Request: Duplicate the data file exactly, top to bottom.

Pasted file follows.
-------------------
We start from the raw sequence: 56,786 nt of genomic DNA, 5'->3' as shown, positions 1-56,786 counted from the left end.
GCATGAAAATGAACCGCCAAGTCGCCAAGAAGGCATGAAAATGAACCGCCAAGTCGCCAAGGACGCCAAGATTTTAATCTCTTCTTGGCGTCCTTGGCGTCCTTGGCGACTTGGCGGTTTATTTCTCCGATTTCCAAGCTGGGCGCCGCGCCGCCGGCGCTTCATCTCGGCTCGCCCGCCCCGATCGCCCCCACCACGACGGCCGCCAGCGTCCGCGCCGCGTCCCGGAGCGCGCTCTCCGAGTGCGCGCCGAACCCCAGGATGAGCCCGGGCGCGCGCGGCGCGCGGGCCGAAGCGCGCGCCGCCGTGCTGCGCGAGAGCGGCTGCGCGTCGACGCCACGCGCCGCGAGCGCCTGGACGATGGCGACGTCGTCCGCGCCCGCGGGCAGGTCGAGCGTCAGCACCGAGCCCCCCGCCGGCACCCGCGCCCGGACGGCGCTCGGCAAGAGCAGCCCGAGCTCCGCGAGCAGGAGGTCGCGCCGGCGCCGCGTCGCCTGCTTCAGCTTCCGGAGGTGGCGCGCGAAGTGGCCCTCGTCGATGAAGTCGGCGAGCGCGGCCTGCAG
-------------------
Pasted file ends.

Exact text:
We start from the raw sequence: 56,786 nt of genomic DNA, 5'->3' as shown, positions 1-56,786 counted from the left end.
GCATGAAAATGAACCGCCAAGTCGCCAAGAAGGCATGAAAATGAACCGCCAAGTCGCCAAGGACGCCAAGATTTTAATCTCTTCTTGGCGTCCTTGGCGTCCTTGGCGACTTGGCGGTTTATTTCTCCGATTTCCAAGCTGGGCGCCGCGCCGCCGGCGCTTCATCTCGGCTCGCCCGCCCCGATCGCCCCCACCACGACGGCCGCCAGCGTCCGCGCCGCGTCCCGGAGCGCGCTCTCCGAGTGCGCGCCGAACCCCAGGATGAGCCCGGGCGCGCGCGGCGCGCGGGCCGAAGCGCGCGCCGCCGTGCTGCGCGAGAGCGGCTGCGCGTCGACGCCACGCGCCGCGAGCGCCTGGACGATGGCGACGTCGTCCGCGCCCGCGGGCAGGTCGAGCGTCAGCACCGAGCCCCCCGCCGGCACCCGCGCCCGGACGGCGCTCGGCAAGAGCAGCCCGAGCTCCGCGAGCAGGAGGTCGCGCCGGCGCCGCGTCGCCTGCTTCAGCTTCCGGAGGTGGCGCGCGAAGTGGCCCTCGTCGATGAAGTCGGCGAGCGCGGCCTGCAG